Automobile Car Race Driver Fitness Training and workout plan


What is the training of a Formula One driver?

Any kind of car racing requires mental and physical fitness. Many people dismiss F1 and GT racing as being physically demanding, but it is obvious that drivers need to be fit to compete at the highest level.

Driver fitness programs can include strength training, heat acclimatization, and flexibility training. Many different exercises can be combined into a program that trains drivers to perform at their best.

We will discuss the importance of fitness training for racing drivers, and then go through some examples of the various types. We will then show you some examples of workouts to give an idea of what top racers expect in terms of fitness training.

Also checkJim Wendler 531 Forever pdf

The Particulars of Fitness Requirements for Motorsport

Although there has been constant debate about whether race drivers can be considered athletes, there is plenty of evidence to support this. This includes the many physical and mental skills needed to balance, coordinate, heart health, muscular endurance, muscular strength, flexibility, and mental training strategies.

Focus & Composure

Drivers need to be able to adapt to racing conditions. Mental strength is essential to keep calm and focus. Drivers must train hard to be strong in all areas, including the neck.

It is not only difficult for sports car drivers to manage a variety of equipment from GT (Grand Touring)cars to LMP (Le Mans Prototype)cars. But it is also extremely challenging to drive these cars in races such as the 24 Hours of Le Mans.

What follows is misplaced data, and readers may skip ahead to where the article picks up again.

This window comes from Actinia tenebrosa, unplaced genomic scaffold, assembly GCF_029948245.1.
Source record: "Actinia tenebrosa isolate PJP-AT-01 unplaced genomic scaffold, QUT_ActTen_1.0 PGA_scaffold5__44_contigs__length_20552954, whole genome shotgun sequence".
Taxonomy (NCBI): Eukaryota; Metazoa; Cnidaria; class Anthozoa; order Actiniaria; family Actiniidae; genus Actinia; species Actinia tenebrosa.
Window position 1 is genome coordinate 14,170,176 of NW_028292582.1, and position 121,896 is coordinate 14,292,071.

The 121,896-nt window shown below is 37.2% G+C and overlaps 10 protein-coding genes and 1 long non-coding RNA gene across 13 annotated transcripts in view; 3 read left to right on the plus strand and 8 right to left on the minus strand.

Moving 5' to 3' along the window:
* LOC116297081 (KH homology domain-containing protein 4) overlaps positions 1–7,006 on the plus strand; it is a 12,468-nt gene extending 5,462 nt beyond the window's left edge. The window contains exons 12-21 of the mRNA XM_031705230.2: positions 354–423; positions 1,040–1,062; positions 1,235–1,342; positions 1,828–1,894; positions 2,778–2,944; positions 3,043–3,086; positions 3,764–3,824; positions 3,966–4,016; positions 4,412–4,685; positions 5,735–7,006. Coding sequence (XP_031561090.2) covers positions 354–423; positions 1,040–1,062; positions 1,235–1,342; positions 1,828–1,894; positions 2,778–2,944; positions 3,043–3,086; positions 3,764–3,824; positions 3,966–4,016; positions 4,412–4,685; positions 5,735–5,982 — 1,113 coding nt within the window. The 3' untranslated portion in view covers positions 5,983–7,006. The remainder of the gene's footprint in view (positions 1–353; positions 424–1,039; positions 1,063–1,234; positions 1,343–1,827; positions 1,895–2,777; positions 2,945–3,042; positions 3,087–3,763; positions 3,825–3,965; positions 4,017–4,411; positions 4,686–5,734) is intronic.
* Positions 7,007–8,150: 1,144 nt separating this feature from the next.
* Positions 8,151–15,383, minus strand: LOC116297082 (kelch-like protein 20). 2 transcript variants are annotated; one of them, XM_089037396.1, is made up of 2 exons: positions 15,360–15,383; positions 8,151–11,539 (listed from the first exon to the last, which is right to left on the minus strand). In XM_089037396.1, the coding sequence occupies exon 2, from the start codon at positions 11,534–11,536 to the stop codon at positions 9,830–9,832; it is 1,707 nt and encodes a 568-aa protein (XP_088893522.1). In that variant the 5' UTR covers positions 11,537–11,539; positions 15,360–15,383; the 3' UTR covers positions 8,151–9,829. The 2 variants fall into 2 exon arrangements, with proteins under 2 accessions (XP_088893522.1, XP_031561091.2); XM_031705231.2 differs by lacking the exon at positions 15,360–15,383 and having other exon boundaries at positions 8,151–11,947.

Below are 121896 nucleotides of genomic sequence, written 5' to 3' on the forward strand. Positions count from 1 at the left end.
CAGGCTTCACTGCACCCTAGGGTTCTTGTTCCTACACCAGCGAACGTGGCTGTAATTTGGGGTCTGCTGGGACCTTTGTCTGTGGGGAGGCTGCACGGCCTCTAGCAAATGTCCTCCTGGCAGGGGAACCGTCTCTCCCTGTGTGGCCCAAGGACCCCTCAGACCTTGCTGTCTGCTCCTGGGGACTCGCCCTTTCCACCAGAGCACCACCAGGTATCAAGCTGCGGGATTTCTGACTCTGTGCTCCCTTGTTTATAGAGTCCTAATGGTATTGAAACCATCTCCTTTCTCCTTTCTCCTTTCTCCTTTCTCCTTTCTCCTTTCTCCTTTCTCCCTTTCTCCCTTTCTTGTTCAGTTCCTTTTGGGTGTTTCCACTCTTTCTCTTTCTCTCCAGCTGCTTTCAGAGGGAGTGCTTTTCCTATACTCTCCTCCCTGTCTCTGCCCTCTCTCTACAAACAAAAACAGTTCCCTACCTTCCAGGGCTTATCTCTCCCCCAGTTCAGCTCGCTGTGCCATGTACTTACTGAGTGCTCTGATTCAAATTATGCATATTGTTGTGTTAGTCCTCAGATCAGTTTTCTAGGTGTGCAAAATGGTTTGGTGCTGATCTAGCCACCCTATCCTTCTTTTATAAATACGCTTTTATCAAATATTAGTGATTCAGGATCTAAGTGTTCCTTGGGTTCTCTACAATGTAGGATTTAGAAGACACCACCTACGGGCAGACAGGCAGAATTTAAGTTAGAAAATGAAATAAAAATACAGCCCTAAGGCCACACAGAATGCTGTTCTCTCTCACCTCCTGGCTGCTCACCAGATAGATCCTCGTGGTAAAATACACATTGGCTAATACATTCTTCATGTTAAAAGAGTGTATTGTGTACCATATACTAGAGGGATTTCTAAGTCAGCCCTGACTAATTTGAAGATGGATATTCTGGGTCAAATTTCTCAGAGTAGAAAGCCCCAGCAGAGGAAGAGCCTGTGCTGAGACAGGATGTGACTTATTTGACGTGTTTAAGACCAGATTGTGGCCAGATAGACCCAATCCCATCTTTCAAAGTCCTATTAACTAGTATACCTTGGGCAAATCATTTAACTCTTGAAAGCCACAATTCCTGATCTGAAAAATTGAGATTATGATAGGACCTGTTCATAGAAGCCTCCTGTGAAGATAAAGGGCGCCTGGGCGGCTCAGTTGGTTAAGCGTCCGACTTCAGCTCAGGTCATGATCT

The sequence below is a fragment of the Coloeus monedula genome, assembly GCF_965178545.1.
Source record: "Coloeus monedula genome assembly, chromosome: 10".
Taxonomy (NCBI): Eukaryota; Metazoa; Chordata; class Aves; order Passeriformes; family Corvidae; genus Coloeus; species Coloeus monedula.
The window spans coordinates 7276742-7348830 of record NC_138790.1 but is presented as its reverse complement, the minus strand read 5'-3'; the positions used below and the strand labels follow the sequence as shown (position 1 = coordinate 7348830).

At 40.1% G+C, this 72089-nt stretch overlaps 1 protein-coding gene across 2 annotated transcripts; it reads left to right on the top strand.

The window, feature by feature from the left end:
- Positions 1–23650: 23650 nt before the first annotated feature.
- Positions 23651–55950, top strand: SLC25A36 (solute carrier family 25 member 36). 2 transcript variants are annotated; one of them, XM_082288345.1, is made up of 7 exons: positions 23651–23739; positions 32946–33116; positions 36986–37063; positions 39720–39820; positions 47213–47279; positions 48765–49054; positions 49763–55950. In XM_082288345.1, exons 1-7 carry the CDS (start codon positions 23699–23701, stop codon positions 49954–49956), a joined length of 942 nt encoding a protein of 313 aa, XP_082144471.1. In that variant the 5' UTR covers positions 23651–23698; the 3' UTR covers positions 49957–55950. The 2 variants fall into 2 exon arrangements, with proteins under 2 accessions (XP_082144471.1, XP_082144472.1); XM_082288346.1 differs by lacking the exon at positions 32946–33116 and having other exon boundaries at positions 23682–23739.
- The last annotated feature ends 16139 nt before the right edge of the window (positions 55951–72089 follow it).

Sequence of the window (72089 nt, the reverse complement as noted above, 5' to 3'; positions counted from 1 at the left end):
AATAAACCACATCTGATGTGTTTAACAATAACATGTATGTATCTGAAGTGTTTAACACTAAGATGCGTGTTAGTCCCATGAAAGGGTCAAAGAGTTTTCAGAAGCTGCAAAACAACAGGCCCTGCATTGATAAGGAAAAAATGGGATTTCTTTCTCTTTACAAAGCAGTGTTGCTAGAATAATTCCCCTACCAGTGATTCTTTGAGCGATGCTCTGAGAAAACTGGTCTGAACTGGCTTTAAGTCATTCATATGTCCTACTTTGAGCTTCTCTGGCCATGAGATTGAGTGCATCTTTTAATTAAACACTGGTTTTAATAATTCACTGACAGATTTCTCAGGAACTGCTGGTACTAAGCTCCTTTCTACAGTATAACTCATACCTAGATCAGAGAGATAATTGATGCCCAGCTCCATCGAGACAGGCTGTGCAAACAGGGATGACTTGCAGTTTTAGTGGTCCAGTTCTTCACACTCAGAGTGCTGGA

Circuit Training Exercises For Race Car Drivers

You can set up a program of structured training that focuses on different exercises and targets all areas of the driver’s fitness. It is important to review their progress monthly, taking into account the event commitments of each athlete.

Below is Ryan Hunter-Reay’s exercise program before he won the Indy 500 in 2014.

[Repeat circuit below 4-5 times]

1. Chest Press with Incline Dumbbell

Reps: 20-25

Resistance: Keep one arm/dumbbell raised while you work on the other side. Alternately, work your arms.

Explanation: Place yourself on a flat bench, face down. The dumbbells should be at a 90 degree angle of flexion at the elbow and shoulders. Push dumbbells fully up, extending the arms outwards. Then return to the original position of 90 degrees. Perform 1 set flat, 1 Set 45 degrees, 2 Sets High Incline, 2 Sets Full Shoulder Press (bench at nearly 90 degrees) for each circuit. This is a Bamboo Strength Barbell. Regular Barbell can also work.

2. Kettlebell Stabilization Rows

Reps: 20-25

Resistance: Kettlebell

Explanation: This exercise can be done from a bridged position while stabilizing the non target side. This will engage all sides of your body and activate different muscles. For the required number of repetitions, alternate sides of your body.

3. Side-to-Side Med Ball Rotations

Reps 20-40

Resistance: By holding a dumbbell at its ends and turning it (as in steering), you can force your arms and shoulders to work. In workouts, alternate the medicine ball and the dumbbell.

Explanation: With your torso slightly back, sit up as shown in the video (seat position for IndyCar). Keep your hips forwards and rotate to the other side for the required reps. To simulate the steering wheel activity in your forearm muscles, flip your hands. To get lower abs, raise your legs.

4. Driving drills and leg and ankle stability

Reps 20-40

Explanation: Stand on a Bosu upside-down or use the Terracore upside-down. While performing image drills that simulate driving a lap under loading, activate your legs and ankles.

5. Straight TRX Crunch

Reps: 20-25

Resistance: Wear TRX straps on your feet to support your feet

Explanation: The abs are used to pull the feet into the chest. However, the upper torso stabilizes the upper body.